The emotionally evocative power of the book of Revelation has been often noted and experienced by interpreters, but until now it has never been systematically explored. The strange visions of the book of Revelation provide some of the most difficult passages of the New Testament, yet Christians have long been fascinated by its power and provocative pronouncements. David deSilva analyzes how the book argues and persuades us to see the world through the eyes of John, and suggests that the study of ancient rhetoric is particularly valuable in understanding the book of Revelation. deSilva interprets the book of Revelation as a rhetorical and communicative strategy to persuade a particular audience for specific goals. Throughout this analysis, he pursues John's construction of his own authority, John's use of emotion and logic, and his attempt to shape the formation of the reader. Despite the complexities of Revelation, deSilva has produced a remarkably clear text sure to cause readers to rethink their view of Revelation.
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David A. deSilva (Ph.D., Emory University) is Trustees' Distinguished Professor of New Testament and Greek at Ashland Theological Seminary in Ohio and an ordained elder in the Florida Conference of the United Methodist Church. He is the author of over twenty books, including The Jewish Teachers of Jesus, James, and Jude: What Earliest Christianity Learned from the Apocrypha and Pseudepigrapha (2012), Global Readings: A Sri Lankan Commentary on Paul's Letter to the Galatians (2011), An Introduction to the New Testament: Contexts, Methods & Ministry Formation (2004), Introducing the Apocrypha: Message, Context, and Significance (2002), and Sacramental Life: Spiritual Formation through the Book of Common Prayer (2008), as well as over one hundred journal articles and contributions to reference works and collections of essays.Review:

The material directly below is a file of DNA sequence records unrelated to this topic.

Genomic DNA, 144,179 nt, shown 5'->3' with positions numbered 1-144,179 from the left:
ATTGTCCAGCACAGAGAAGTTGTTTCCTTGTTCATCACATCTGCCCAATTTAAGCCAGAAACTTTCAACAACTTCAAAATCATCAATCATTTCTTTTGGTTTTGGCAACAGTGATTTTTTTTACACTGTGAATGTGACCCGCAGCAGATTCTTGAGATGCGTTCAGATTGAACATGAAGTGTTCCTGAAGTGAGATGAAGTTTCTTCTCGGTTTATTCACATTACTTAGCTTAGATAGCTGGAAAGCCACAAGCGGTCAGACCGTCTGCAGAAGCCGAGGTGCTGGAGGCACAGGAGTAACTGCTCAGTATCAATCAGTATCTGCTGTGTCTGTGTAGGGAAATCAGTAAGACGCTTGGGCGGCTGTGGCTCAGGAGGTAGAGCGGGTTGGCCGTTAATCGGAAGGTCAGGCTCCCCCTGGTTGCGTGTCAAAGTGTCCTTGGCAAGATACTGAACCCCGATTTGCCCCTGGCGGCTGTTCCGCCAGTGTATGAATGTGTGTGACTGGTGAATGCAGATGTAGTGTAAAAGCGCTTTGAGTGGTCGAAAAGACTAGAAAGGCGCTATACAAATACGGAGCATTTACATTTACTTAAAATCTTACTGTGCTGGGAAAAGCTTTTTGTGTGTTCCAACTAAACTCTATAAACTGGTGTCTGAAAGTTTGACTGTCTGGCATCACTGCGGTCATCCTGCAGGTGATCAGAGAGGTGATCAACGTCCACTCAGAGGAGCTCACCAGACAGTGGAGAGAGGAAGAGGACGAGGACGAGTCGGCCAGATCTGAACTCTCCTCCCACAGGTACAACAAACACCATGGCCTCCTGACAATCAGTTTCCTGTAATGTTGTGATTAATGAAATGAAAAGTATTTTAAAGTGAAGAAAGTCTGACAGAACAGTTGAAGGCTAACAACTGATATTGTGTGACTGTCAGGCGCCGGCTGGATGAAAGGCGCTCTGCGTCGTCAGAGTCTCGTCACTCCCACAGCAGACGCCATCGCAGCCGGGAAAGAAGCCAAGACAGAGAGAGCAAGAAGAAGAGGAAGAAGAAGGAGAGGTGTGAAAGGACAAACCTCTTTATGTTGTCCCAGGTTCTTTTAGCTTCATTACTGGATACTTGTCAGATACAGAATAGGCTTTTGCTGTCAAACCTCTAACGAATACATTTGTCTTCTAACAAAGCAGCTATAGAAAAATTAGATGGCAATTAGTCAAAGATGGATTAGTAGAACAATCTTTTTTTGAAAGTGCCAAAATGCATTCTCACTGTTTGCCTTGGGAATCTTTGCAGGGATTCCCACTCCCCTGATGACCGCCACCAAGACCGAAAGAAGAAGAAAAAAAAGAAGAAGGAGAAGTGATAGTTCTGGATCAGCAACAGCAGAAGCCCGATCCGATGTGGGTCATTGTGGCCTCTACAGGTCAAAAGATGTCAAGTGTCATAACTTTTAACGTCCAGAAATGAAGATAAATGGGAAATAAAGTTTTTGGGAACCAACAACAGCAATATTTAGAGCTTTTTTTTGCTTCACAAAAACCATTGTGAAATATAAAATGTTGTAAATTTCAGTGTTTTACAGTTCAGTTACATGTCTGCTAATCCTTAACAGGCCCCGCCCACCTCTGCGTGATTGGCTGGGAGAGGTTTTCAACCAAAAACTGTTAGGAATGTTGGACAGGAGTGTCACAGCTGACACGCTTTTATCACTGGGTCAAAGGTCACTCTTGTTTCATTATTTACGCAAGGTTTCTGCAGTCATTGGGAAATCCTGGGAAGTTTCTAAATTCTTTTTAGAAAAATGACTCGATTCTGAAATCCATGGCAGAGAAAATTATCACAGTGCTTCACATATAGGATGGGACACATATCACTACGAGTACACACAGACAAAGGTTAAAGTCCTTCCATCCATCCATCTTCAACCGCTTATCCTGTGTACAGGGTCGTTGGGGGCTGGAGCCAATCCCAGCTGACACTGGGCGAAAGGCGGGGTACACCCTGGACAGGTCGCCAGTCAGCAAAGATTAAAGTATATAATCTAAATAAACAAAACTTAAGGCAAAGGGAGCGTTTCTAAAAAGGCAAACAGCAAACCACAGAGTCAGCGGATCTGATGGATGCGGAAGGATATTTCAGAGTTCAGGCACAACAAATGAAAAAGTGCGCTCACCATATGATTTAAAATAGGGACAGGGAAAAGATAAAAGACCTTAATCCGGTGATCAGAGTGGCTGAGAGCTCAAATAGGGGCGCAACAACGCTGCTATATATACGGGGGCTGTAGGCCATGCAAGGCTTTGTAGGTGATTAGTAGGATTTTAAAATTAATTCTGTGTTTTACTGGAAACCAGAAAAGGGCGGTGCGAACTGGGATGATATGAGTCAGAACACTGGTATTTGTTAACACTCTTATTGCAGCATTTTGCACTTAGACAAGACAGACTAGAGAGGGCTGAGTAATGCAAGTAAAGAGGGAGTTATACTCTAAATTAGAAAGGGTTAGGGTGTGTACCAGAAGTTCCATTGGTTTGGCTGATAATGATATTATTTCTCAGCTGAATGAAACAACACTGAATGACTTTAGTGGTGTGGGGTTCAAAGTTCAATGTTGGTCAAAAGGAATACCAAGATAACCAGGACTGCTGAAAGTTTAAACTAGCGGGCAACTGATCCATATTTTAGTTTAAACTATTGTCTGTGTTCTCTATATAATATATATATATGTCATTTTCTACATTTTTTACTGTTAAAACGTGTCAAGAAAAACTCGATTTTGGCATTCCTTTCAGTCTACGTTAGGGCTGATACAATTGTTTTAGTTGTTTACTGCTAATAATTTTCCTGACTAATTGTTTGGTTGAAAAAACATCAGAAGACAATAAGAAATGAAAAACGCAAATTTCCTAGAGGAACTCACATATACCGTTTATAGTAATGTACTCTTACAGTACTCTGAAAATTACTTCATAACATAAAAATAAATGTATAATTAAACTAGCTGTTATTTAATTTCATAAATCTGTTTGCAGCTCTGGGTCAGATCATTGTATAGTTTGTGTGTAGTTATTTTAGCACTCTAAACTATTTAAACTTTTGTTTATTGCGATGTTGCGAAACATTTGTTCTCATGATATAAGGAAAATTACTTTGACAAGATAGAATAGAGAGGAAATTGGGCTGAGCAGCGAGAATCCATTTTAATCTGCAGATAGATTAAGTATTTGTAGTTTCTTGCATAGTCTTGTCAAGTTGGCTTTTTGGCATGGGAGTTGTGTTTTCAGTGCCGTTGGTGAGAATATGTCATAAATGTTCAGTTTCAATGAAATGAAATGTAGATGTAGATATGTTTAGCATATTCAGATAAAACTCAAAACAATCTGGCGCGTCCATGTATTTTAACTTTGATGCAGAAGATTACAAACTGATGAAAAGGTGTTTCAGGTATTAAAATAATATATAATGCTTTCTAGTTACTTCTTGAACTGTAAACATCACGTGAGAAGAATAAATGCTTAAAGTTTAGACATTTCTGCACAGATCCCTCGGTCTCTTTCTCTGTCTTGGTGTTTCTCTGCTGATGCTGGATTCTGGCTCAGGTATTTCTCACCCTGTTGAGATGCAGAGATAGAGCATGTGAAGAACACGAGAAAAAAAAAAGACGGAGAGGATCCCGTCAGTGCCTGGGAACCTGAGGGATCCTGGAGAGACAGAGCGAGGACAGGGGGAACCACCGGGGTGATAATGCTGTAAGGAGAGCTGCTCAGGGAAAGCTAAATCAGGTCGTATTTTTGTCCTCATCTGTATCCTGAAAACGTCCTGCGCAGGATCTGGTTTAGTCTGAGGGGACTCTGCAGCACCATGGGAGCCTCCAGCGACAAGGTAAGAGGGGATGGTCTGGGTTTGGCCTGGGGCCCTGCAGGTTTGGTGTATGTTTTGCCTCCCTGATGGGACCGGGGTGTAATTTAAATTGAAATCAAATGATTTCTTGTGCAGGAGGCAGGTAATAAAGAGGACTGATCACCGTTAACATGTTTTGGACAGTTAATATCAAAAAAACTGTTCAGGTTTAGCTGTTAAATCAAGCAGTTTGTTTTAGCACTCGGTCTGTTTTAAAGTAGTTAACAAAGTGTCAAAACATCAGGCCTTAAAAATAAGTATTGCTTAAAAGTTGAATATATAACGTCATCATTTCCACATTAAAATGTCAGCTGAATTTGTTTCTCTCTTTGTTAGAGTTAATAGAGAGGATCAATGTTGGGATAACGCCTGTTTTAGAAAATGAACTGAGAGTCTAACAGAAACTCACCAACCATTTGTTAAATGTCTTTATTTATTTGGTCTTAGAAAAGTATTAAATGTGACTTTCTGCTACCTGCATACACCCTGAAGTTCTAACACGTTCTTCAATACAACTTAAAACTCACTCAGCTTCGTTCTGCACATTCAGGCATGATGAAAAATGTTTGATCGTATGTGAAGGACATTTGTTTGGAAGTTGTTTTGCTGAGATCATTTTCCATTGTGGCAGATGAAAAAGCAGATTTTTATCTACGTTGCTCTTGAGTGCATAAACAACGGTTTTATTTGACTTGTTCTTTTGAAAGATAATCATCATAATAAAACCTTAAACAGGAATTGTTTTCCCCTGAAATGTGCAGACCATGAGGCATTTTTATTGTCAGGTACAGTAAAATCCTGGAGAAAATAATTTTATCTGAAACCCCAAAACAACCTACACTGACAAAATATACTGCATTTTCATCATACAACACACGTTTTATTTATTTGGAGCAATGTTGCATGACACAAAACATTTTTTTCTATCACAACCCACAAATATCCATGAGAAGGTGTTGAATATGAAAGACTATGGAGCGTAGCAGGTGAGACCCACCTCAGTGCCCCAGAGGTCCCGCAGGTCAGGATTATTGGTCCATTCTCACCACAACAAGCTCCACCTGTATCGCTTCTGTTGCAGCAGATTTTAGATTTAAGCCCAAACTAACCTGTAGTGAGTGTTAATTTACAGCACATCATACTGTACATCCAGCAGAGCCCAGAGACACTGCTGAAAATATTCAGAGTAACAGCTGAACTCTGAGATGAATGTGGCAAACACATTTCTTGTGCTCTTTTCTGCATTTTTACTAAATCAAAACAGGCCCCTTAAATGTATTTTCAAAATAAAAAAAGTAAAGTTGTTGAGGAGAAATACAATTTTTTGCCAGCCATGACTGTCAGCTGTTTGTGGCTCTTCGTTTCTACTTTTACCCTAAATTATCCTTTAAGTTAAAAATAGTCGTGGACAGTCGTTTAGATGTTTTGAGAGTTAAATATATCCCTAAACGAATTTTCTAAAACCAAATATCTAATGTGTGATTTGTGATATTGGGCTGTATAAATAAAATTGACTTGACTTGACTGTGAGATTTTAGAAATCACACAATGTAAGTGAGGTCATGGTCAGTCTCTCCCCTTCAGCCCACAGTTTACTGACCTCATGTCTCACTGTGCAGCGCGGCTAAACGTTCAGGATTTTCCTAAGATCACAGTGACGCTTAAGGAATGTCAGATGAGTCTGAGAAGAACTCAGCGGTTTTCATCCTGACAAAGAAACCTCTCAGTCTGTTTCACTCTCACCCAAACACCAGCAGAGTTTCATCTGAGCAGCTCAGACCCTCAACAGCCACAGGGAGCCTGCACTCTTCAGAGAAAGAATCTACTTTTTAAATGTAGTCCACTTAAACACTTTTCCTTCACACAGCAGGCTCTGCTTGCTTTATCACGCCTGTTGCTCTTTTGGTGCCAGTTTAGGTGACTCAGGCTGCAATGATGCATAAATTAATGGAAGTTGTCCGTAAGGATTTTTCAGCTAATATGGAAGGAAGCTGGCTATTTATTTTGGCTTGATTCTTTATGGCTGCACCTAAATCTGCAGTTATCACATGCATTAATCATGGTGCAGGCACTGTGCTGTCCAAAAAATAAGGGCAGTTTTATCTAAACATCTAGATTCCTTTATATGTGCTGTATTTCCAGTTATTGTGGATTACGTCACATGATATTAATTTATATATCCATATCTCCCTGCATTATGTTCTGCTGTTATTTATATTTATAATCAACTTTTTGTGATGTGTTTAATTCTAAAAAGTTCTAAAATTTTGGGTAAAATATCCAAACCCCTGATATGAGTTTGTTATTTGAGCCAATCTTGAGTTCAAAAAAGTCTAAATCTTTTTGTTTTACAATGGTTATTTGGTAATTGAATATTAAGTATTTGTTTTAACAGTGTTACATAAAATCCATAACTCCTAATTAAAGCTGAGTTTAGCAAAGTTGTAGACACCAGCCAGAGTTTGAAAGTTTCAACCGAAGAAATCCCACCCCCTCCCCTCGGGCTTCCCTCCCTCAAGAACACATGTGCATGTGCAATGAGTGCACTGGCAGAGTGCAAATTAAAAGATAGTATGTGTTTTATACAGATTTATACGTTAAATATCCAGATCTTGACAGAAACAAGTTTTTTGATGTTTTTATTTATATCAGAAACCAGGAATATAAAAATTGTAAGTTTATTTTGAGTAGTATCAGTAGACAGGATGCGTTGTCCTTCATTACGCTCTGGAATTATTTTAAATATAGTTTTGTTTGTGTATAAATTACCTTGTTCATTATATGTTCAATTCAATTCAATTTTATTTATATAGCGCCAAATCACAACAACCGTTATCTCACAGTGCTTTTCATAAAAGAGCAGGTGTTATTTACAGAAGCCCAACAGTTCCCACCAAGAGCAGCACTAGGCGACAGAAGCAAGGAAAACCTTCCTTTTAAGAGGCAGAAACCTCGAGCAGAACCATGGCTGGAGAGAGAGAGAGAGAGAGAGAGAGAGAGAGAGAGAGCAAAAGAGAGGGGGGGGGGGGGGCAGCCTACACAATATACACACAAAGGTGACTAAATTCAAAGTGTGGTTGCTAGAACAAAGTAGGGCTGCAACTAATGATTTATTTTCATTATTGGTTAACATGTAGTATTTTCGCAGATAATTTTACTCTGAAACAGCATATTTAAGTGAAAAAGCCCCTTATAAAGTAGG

"This book is a clear, well-written analysis of Revelation that would be an excellent resource for use in the classroom or for private study." -- Mitchell Reddish, Interpretation
"deSilva's manuscript certainly complements a range of contemporary biblical scholars who present Revelation as a subversive critique of empire that inspires ancient and contemporary ethics of critical distance from oppressive imperial practices." -- Jacqueline Hidalgo, Biblical Interpretation
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